WASHINGTON, Oct. 21, 2015 – Lawmakers and witnesses at a Senate Environment and Public Works subcommittee hearing today sparred over the way the EPA measures the benefits and costs of its regulations.

Republican committee members argued that the agency routinely overestimates benefits and underestimates costs, while Democrat Edward Markey defended the EPA and said health benefits from EPA rules trump estimated costs.

Sen. Mike Rounds, R-S.D., presided over the oversight hearing of the Subcommittee on Superfund, Waste Management, and Regulatory Oversight, which he chairs. Other senators in attendance at the sparsely attended hearing included James Inhofe, R-Okla., chairman of the full committee; Markey, of Massachusetts, the subcommittee’s ranking member; and fellow subcommittee member David Vitter, R-La.

At issue were regulatory impact analyses (RIAs) produced by EPA. Since 1993, RIAs have been required by Executive Order for all rules likely to cost more than $100 million annually. At the hearing, most of the discussion focused on EPA’s air quality regulations – in particular, the Oct. 1 rule setting the standard for ground-level ozone at 70 parts per billion, and the Aug. 3 Clean Power Plan (CPP) final rule, targeting carbon emissions from existing power plants.

The EPA-Army Corps of Engineers rule defining “waters of the United States” under the Clean Water Act also came in for criticism, if only in written testimony from the U.S. Chamber of Commerce.

William Kovacs, that group’s senior vice president for Environment, Technology and Regulatory Affairs, said the rule “will intrude so far into traditional state and local land use authority that it is difficult to imagine that any discretion would be left to state, county and municipal governments.”

Farm groups overwhelmingly oppose the WOTUS rule, which was promulgated in May, but whose implementation has since been stayed by the U.S. Court of Appeals for the Sixth Circuit. At least nine lawsuits are pending in seven district courts around the country.

After the hearing, Rounds mentioned WOTUS as the biggest concern for agriculture, saying he had been told by the Minnehaha County Highway Department in his home state that the rule would prevent it from spraying its own roadside ditches unless it obtained a Section 404 permit under the Clean Water Act.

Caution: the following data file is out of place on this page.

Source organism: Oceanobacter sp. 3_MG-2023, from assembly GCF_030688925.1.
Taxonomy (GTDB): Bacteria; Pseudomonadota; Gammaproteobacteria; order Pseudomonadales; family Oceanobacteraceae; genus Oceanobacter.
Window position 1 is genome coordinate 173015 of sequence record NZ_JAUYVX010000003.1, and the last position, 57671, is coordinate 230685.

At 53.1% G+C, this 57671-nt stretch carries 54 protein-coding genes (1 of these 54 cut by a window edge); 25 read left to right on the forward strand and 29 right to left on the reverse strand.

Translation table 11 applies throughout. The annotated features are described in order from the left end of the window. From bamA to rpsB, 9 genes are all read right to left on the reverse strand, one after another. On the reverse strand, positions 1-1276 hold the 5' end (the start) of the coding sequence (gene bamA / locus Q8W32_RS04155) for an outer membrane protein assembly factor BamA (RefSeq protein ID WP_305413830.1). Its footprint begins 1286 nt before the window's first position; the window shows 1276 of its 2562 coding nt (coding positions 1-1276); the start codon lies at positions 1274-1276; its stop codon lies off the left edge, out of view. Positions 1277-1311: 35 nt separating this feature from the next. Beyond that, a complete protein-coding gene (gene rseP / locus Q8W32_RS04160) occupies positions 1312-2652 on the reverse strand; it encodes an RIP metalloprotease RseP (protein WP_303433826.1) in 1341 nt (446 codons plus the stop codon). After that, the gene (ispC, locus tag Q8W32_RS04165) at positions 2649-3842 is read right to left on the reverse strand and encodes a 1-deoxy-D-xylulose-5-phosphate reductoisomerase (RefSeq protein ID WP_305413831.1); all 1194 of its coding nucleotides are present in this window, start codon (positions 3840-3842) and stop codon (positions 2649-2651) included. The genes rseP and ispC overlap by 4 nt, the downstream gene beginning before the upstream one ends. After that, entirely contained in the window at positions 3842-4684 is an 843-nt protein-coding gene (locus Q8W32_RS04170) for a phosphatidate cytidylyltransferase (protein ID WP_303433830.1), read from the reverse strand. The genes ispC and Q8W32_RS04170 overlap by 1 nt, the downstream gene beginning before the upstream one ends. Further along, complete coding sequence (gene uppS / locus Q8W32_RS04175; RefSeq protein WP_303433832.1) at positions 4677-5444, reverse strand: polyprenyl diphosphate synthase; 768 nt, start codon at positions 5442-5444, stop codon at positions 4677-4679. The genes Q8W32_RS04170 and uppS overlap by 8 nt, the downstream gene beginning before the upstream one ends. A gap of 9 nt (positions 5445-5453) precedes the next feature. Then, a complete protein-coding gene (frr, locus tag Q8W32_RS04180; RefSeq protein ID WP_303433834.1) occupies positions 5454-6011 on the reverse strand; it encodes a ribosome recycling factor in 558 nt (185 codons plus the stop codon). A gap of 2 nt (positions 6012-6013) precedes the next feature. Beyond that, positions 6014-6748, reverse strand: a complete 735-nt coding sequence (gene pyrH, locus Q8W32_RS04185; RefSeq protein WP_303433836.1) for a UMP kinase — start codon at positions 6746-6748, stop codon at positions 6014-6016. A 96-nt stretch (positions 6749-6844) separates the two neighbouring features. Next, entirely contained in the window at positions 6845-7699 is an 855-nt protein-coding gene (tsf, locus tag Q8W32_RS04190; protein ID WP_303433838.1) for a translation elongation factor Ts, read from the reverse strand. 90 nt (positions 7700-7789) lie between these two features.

Rounds also criticized the agencies’ categorical determination that prairie potholes, which exist largely on private land, should be considered together when looking at whether they should be subject to CWA restrictions. The rule, said EPA, “protects the nation’s regional water treasures” – including prairie potholes, western vernal pools in California, and coastal prairie wetlands in Texas -- “when they impact downstream waters.”

Specific charges leveled at EPA during the hearing were that the agency quantifies not just the benefits that flow from reduction of the targeted pollutant, but also the “co-benefits.”

Diana Furchtgott-Roth, senior fellow and director of Economics21 at the Manhattan Institute for Policy Research, said the Clean Power Plan rule’s “putative benefits exceed its claimed costs not from reductions in carbon dioxide, but from reductions in other substances, such as particulate matter, sulfur dioxides and nitrogen oxides.

“Without the alleged positive health effects of [reducing] these other substances, the rule would fail EPA’s cost-benefit test,” she said.

Inhofe said "additional flaws" in EPA's analyses “include the use of a global estimate of the social cost of carbon to manufacture alleged climate benefits here in the United States and the recurring failure to conduct robust economic analyses of regulatory impacts in accordance with regulatory guidance, executive orders, and statutes designed to protect small businesses as well as state, local, and tribal governments.”

Markey and other witnesses provided a counterpoint. Markey said that when it comes to proposed environmental standards, "The regulated industries always cry foul." As an example, he said that for years, automakers fought higher fuel-economy standards, claiming they would cripple the industry.

Instead, "We are well on our way to meeting the highest standards," and the industry is thriving, Markey said.

 Rena Steinzor, a law professor at the University of Maryland’s Carey Law School, said EPA’s RIAs represent the “gold standard” for all other government agencies.

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“Its elaborate studies invariably conclude that benefits exceed costs,” she said. “In fact, in the case of the Clean Air Act rules, reserved for especially irrational condemnation by regulated industries, benefits exceed costs by a margin of 30 to one.”

Mary Rice, a pulmonologist and critical care physician at Beth Israel Deaconess Medical Center and instructor at Harvard Medical School in Boston (and also vice chair of the Environmental Health Policy Committee of the American Thoracic Society), emphasized the harmful effects of air pollution and pointed to Office of Management and Budget estimates showing that “over the past 10 years, the benefits of EPA regulations exceed costs at a minimum of 2-1, and possibly by as much as 20-1.”

A recently released draft OMB report estimates that from 2004-2014, the “major rules” ($100 million in annual costs) issued by cabinet-level agencies cost $68.4 billion to $102.9 billion, while providing benefits of $260.9 billion to $981 billion.

The USDA portion of that was a wash -- $1 billion to $1.4 billion in costs and the same amount in benefits.

Legislation that cleared the House in January -- H.R. 185, the Regulatory Accountability Act of 2015 – would require agencies to undertake more detailed reviews of major regulations. A Senate version of the bill was introduced in August by Sen. Rob Portman, R-Ohio, and referred to the Committee on Homeland Security and Governmental Affairs. It has six co-sponsors.